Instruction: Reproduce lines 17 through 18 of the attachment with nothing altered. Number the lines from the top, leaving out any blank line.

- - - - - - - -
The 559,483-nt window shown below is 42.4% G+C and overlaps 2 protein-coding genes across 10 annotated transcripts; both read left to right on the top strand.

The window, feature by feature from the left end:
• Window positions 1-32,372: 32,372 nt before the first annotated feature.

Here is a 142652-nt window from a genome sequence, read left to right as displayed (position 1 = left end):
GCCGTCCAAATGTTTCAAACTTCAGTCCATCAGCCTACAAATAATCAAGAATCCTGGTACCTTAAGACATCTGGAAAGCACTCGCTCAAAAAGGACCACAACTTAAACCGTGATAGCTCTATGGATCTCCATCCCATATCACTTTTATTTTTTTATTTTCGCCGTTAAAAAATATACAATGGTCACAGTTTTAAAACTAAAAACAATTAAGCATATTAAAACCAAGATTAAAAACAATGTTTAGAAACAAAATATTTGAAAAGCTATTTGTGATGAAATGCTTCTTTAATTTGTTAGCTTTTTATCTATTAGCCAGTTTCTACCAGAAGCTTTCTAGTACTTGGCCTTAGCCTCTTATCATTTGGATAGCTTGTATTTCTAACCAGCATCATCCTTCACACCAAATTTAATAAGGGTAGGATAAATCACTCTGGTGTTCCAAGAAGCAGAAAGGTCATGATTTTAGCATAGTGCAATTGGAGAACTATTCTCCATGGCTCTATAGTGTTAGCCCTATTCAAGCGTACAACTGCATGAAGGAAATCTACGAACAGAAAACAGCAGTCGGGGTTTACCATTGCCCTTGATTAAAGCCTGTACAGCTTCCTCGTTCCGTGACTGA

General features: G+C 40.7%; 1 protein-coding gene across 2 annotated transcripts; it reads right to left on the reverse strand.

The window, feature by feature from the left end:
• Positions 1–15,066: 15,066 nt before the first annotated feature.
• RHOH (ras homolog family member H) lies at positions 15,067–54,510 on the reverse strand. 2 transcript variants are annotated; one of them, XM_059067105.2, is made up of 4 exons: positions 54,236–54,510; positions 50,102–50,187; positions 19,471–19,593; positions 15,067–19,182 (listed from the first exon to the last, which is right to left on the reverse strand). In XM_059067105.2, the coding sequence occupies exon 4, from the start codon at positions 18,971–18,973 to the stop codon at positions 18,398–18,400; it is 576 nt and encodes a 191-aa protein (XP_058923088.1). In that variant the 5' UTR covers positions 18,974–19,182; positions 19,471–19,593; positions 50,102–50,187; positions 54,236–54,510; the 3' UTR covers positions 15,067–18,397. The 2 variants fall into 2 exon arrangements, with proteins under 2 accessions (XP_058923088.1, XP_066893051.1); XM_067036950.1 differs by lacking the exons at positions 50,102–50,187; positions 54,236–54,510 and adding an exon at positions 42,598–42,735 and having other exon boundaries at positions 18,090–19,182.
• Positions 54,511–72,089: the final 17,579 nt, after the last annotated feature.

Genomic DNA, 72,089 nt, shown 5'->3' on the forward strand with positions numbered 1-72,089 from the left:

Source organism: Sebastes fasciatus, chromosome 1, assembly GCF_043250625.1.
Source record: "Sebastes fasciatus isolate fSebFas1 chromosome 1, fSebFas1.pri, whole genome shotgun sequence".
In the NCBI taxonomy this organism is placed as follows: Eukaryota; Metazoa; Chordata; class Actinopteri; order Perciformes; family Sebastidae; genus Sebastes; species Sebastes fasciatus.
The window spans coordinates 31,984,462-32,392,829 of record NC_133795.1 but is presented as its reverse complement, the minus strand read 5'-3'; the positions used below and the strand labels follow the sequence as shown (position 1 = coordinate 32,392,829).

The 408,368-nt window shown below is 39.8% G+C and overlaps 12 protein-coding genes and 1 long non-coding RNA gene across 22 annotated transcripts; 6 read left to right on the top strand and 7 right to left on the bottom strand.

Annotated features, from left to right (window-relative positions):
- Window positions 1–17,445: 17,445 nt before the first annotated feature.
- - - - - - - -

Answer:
Annotated features, from left to right (window-relative positions):
- Window positions 1–17,445: 17,445 nt before the first annotated feature.